While I don't really think the ad will have much effect, and I think that the race is in effect over, I still fully support their right to spend their money in an attempt to convince others (superdelegates, I'm assuming) of their point.


Blue America PAC

Salon's Glenn Greenwald has the details on this story. A group calling itself Blue America PAC has a very targeted ad campaign they are running against a "Blue Dog" Democrat. Blue Dogs used to be called DINOs (for "Democrat In Name Only"), and are the conservative-to-moderate wing of the Democratic Party (if you think that's an oxymoron, you're behind the times). Many of the seats won in the 2006 election blowout by Democrats are much more conservative than some Democrats are used to. And some independent groups are trying to pull the party back to the left.

Blue America PAC is targeting Democrat Chris Carney, a member of the House from Pennsylvania. They're targeting him for supporting amnesty for the telecommunications companies for wiretapping Americans without the benefit of a warrant. Sounds good to me. Greenwald has the video ad, or you can check out their full-page newspaper ad to see what they're talking about.

The newspaper ad begins "You can't put a price on freedom, unless you're Rep. Chris Carney, that is." It goes on to say [emphasis is in original text]:

We sent Chris Carney to Congress to fight for our security and our freedoms. But instead of standing up for regular Pennsylvanians, Carney is serving the demands of his big corporate donors. He sold out the Constitution for tens of thousands in campaign contributions from the big phone companies who broke the law by letting the government spy on you, read your emails and record your phone calls -- all without warrants.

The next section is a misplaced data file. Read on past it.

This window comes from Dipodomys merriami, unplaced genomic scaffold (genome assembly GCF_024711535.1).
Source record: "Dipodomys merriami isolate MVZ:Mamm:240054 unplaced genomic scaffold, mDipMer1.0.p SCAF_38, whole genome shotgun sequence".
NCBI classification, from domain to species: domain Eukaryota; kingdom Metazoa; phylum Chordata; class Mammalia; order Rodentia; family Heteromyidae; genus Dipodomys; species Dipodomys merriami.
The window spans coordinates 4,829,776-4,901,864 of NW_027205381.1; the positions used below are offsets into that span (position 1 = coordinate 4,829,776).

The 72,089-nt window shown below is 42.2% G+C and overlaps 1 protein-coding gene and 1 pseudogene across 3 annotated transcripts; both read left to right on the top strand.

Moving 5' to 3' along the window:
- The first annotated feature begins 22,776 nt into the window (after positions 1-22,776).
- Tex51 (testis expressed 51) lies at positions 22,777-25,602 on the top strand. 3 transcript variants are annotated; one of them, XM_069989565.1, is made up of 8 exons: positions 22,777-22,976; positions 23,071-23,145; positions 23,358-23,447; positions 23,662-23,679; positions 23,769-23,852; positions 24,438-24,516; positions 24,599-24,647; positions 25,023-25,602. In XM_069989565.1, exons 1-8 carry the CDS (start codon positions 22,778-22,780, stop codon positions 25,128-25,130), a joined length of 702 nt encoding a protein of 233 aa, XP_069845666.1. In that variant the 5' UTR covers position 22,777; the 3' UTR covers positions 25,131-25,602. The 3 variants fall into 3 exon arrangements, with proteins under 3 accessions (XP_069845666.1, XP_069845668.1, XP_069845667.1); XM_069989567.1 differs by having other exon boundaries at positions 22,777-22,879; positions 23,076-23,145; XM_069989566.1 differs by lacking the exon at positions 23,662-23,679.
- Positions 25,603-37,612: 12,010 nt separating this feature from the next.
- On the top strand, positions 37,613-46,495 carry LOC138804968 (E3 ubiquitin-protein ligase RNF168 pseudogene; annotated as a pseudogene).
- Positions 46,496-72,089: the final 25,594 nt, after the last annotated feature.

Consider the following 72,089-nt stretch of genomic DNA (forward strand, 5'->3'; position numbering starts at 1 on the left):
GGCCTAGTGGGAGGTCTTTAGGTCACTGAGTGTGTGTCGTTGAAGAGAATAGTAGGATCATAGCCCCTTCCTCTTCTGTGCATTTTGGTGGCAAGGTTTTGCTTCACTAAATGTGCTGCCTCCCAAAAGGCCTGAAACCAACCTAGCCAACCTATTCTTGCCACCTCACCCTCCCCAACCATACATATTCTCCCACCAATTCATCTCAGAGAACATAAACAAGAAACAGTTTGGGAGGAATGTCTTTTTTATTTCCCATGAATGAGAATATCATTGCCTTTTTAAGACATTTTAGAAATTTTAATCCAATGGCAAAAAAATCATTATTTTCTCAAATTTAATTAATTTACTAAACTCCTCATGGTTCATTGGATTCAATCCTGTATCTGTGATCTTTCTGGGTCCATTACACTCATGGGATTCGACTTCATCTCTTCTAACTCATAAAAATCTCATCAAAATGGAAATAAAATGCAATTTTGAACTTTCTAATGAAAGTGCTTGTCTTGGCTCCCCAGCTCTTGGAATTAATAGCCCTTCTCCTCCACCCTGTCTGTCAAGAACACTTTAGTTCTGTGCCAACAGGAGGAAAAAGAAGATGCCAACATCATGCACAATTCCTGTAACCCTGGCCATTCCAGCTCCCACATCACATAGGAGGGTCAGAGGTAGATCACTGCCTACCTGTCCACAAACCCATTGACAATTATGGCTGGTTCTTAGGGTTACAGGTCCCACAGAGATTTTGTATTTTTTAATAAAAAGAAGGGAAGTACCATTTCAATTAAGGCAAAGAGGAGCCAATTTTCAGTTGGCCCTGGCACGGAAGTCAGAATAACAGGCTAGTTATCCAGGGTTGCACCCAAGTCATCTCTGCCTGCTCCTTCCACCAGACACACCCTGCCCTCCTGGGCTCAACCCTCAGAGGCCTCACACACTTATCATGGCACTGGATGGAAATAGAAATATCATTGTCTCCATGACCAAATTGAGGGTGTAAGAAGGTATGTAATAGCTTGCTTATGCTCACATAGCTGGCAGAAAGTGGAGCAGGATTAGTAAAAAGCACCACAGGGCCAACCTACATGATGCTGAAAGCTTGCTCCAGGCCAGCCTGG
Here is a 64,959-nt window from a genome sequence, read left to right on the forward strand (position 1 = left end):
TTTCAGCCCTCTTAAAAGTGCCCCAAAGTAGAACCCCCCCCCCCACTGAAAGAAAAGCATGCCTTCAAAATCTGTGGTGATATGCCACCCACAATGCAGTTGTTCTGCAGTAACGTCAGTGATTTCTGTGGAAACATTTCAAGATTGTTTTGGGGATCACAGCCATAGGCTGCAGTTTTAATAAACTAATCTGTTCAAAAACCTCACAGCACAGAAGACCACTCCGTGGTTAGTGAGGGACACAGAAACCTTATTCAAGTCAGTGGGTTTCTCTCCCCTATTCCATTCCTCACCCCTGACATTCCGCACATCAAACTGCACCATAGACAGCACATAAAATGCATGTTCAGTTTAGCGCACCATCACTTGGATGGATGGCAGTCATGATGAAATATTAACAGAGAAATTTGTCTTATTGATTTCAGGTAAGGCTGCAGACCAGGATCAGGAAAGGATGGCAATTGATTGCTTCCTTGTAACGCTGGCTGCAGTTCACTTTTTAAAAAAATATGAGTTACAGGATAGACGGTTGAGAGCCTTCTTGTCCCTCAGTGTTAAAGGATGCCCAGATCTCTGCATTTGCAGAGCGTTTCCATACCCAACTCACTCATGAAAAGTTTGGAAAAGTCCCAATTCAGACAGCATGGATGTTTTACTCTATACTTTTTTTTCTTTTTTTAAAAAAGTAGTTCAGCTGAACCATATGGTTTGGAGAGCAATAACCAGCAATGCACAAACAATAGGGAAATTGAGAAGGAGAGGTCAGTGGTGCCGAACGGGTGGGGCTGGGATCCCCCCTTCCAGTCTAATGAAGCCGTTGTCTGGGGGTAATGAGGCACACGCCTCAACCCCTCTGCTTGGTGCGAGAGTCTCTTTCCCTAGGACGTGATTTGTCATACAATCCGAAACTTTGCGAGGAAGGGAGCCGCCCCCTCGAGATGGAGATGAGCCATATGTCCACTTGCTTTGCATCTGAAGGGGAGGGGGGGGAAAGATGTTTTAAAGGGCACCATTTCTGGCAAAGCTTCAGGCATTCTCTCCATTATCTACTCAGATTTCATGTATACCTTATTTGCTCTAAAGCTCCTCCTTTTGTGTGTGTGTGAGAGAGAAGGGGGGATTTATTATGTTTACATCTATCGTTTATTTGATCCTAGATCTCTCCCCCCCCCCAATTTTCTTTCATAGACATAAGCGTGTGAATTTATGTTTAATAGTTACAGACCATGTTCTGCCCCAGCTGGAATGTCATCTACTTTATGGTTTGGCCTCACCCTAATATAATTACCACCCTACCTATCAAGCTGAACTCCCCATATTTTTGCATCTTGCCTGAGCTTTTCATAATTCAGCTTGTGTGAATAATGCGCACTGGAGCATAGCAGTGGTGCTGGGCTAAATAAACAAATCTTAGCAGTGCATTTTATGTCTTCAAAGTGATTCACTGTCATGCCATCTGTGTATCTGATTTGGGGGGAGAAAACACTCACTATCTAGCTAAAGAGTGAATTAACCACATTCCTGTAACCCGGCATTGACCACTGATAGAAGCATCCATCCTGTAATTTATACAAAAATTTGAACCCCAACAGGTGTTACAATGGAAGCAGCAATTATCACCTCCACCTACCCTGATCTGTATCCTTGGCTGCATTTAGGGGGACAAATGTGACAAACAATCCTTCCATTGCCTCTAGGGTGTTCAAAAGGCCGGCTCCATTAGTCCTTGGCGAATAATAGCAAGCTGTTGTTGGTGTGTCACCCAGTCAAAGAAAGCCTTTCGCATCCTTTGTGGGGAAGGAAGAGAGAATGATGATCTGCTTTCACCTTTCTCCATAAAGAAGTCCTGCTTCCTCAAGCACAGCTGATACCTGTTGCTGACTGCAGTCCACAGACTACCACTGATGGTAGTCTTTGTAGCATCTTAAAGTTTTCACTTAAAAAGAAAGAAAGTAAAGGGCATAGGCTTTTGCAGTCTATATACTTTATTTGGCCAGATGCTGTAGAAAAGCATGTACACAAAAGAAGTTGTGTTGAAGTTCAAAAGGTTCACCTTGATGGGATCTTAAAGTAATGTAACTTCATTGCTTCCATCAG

That's illegal, unconstitutional, and unethical. And it's un-American.

This is called "holding elected officials responsible for their votes," and is a good thing, whether you agree with the issue they're raising or not (for the record, I do). Elected politicians should have their feet held to the fire by the public for the way they vote. There should be consequences for them at election time when they sell their votes like this.

I saved the best one for last, though. is going on a full-court press against John McCain and Texas' Senator John Cornyn for their opposition to Senator Webb's new GI Bill. Ads are running in Washington, D.C., and in Texas. Jon Soltz at Huffington Post has the full story, complete with video.

This is brilliant, because "supporting the troops" is supposed to be either a Republican strength, or at the very least a non-partisan issue. And yet McCain and Cornyn find themselves on the wrong side of it. Which is absolutely fair game to be pointed out to the public, in an effort to shame them into voting the right way during an election. And, if they don't, warning them that this will be an issue that will be used against them in the campaign.


This shows my larger point. Ads like these are an effective way for citizens to pressure lawmakers and candidates into coming down on one side of an issue or the other. Big Business and even Big Labor have enough millions to actually "lobby" Congress, but these smaller and not-as-well-funded groups show that you can have the same effect (for much less money) through purchasing a few advertisements here and there.